Making it legal does not make it right … or even a good idea

Posted on 12 February 2014 by admin

Staff writer Dennis W. Parks explores the legalization of marijuana



Staff Writer

For around 50 years, parents, teachers and various government agencies have been telling us that smoking marijuana is a bad thing. Studies indicate that its use leads to the use of stronger, more addictive drugs; an increase in crime in attempts to pay for marijuana and health risks that negatively effect brain function and memory. What made marijuana okay, all of a sudden? What changed?

Nothing. Mother Nature did not take the artificial coloring out of grass or the pesticides out of weed. It is still the same stuff that it has always been. Other than eliminating some possession charges, making marijuana possession legal does not make it less harmful.

In a country where cigarette smoking has been legal since our founding fathers signed the Constitution, it is being increasingly regulated and/or eliminated, it seems incredibly strange to foresee a vote on legalization of marijuana. Whether their first cigarette was while in the military or as a stressed-out teen, many smokers agree that a cigarette relaxes them. Perhaps it does. I cannot imagine anyone smoking for the thrill of having COPD or other illnesses connected to smoking. Smoking tobacco can certainly lead to smoking marijuana. Would this serve as proof that marijuana use could lead to use of more addictive drugs?

Is it possible that legalized marijuana use would curb the use of other potentially more dangerous drugs such as heroin, cocaine and meth? I do not believe anyone is going to say, “No, I don’t want to get any higher than where marijuana will take me.” What happens if legalized marijuana is combined with legal limits of booze?

How will legalization affect neighborhood crime, organized crime and governmental corruption? The first day that marijuana was legal in Colorado, consumers were paying close to $400 per ounce before taxes according to several reports on national news outlets and the Internet. How long does that ounce last? Once it is wrapped in paper and set on fire, I doubt the lifespan of anything combustible lasts very long. Will a $400 purchase get you through until next week or the next day? Lots of hardworking people in well paying jobs do not have that kind of discretionary income, much less anyone in less elite positions.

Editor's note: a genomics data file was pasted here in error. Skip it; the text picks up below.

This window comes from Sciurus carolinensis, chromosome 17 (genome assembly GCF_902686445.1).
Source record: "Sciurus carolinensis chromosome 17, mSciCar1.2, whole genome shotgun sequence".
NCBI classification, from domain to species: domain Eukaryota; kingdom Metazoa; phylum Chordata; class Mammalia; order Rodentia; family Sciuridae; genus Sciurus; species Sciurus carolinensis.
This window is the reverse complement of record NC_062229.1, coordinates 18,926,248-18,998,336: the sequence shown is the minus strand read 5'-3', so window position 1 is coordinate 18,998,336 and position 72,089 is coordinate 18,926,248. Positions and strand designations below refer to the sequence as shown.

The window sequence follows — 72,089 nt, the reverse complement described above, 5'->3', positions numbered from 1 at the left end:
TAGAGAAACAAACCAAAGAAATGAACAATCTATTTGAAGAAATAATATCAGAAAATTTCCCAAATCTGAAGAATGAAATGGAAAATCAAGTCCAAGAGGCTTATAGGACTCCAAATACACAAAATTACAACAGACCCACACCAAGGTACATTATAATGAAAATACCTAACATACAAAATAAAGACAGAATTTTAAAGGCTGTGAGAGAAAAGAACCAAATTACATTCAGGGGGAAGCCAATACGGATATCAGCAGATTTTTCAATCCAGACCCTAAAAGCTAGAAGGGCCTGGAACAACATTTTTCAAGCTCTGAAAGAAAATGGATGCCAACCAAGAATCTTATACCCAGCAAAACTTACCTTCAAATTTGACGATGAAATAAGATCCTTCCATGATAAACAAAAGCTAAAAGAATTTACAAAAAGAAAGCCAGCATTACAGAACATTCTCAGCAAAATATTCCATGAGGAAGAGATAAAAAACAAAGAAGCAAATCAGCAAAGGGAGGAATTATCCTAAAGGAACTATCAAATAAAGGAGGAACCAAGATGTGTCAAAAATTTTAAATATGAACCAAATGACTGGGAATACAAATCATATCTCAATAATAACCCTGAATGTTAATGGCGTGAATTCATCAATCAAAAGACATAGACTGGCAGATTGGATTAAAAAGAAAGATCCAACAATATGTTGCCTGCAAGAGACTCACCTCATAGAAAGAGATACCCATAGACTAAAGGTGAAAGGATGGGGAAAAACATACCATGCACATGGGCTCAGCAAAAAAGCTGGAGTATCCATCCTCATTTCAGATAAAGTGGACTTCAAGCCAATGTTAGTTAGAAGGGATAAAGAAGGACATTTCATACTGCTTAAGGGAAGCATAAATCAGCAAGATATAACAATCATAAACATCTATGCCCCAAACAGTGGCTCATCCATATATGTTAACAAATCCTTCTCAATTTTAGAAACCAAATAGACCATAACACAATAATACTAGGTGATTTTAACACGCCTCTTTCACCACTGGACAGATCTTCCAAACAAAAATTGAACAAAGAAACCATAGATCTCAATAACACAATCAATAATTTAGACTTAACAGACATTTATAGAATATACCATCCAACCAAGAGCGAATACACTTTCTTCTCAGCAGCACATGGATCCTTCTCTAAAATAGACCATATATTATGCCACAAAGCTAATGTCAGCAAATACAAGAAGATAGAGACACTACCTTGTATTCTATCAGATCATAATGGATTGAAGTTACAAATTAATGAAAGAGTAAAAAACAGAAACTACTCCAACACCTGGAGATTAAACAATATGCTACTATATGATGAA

While it may not be easy to get a job that pays for that kind of lifestyle, some people might find it easy enough to steal to live it. I do not believe anyone steals car stereos just to put that same stereo in their ride.

Opponents say marijuana should not be legal, while proponents say to make it legal and tax it. Colorado lawmakers have imposed a 15-percent wholesale and 10-percent retail tax on marijuana. In Washington State, the tax is 25 percent across the board. The potential for tax revenue may sound good to many. However, you can bet where there are tax dollars, there will be corruption. Will black marketers attempt to persuade licensed retailers to buy from them in order to avoid taxation? Who will be in charge of collecting those taxes and who will be holding them accountable? If you think our government is corrupt now, can you imagine what it will be when there is an influx of drug money to control? Whenever someone is making easy money, they will go to extremes to get what they feel is his or her cut.

While long-term effect studies of marijuana use have yet to prove or disprove possible health risks, how can a natural plant be regulated? Booze can be tested for its alcohol content quite easily. Will there be government inspectors to certify the level Tetrahydrocannabinol (THC) of marijuana? What level should be acceptable for public marketing? What if the product was more potent than advertised? What happens if someone overdoses or dies from complications on marijuana purchased from a state certified retailer? Has drug use directly or indirectly claimed the life of a friend or relative?

Countless dollars have been spent speaking of the risks of marijuana use. Does making marijuana possession legal really make it less dangerous? Can our society afford to get high, even if it is legal? The answer to both of these questions is a resounding “No.”


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